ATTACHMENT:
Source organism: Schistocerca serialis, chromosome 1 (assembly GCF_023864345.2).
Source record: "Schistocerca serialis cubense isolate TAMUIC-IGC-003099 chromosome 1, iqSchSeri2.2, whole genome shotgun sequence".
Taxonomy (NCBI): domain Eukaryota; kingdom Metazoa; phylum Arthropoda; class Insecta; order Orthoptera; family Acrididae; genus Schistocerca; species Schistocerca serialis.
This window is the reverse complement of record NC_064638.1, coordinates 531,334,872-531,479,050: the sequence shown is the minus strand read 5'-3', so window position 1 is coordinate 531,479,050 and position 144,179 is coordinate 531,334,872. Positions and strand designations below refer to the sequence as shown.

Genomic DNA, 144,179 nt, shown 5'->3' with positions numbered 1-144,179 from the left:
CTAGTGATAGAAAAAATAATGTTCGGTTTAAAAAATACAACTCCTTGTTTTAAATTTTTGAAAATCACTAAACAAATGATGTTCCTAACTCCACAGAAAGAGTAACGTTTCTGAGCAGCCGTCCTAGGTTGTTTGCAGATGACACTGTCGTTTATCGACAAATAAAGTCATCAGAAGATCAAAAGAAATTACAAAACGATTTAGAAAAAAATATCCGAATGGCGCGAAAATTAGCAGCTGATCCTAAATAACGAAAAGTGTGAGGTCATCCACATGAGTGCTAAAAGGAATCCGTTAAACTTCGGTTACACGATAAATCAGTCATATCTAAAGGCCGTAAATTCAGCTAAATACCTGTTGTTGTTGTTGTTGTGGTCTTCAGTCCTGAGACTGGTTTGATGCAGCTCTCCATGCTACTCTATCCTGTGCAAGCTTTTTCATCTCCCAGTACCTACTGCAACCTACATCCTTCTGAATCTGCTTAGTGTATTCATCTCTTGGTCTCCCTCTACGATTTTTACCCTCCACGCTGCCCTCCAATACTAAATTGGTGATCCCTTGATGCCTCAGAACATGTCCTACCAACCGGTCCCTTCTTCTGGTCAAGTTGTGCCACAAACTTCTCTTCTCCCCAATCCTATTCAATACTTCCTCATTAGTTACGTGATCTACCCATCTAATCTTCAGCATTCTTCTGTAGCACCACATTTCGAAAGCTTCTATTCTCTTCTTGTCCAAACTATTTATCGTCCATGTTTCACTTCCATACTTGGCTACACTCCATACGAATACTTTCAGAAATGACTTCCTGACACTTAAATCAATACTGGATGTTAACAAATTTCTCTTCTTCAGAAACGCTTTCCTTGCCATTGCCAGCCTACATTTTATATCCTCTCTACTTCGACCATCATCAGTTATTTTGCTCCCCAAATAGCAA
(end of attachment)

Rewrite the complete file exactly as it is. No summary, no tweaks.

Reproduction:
Source organism: Schistocerca serialis, chromosome 1 (assembly GCF_023864345.2).
Source record: "Schistocerca serialis cubense isolate TAMUIC-IGC-003099 chromosome 1, iqSchSeri2.2, whole genome shotgun sequence".
Taxonomy (NCBI): domain Eukaryota; kingdom Metazoa; phylum Arthropoda; class Insecta; order Orthoptera; family Acrididae; genus Schistocerca; species Schistocerca serialis.
This window is the reverse complement of record NC_064638.1, coordinates 531,334,872-531,479,050: the sequence shown is the minus strand read 5'-3', so window position 1 is coordinate 531,479,050 and position 144,179 is coordinate 531,334,872. Positions and strand designations below refer to the sequence as shown.

Genomic DNA, 144,179 nt, shown 5'->3' with positions numbered 1-144,179 from the left:
CTAGTGATAGAAAAAATAATGTTCGGTTTAAAAAATACAACTCCTTGTTTTAAATTTTTGAAAATCACTAAACAAATGATGTTCCTAACTCCACAGAAAGAGTAACGTTTCTGAGCAGCCGTCCTAGGTTGTTTGCAGATGACACTGTCGTTTATCGACAAATAAAGTCATCAGAAGATCAAAAGAAATTACAAAACGATTTAGAAAAAAATATCCGAATGGCGCGAAAATTAGCAGCTGATCCTAAATAACGAAAAGTGTGAGGTCATCCACATGAGTGCTAAAAGGAATCCGTTAAACTTCGGTTACACGATAAATCAGTCATATCTAAAGGCCGTAAATTCAGCTAAATACCTGTTGTTGTTGTTGTTGTGGTCTTCAGTCCTGAGACTGGTTTGATGCAGCTCTCCATGCTACTCTATCCTGTGCAAGCTTTTTCATCTCCCAGTACCTACTGCAACCTACATCCTTCTGAATCTGCTTAGTGTATTCATCTCTTGGTCTCCCTCTACGATTTTTACCCTCCACGCTGCCCTCCAATACTAAATTGGTGATCCCTTGATGCCTCAGAACATGTCCTACCAACCGGTCCCTTCTTCTGGTCAAGTTGTGCCACAAACTTCTCTTCTCCCCAATCCTATTCAATACTTCCTCATTAGTTACGTGATCTACCCATCTAATCTTCAGCATTCTTCTGTAGCACCACATTTCGAAAGCTTCTATTCTCTTCTTGTCCAAACTATTTATCGTCCATGTTTCACTTCCATACTTGGCTACACTCCATACGAATACTTTCAGAAATGACTTCCTGACACTTAAATCAATACTGGATGTTAACAAATTTCTCTTCTTCAGAAACGCTTTCCTTGCCATTGCCAGCCTACATTTTATATCCTCTCTACTTCGACCATCATCAGTTATTTTGCTCCCCAAATAGCAA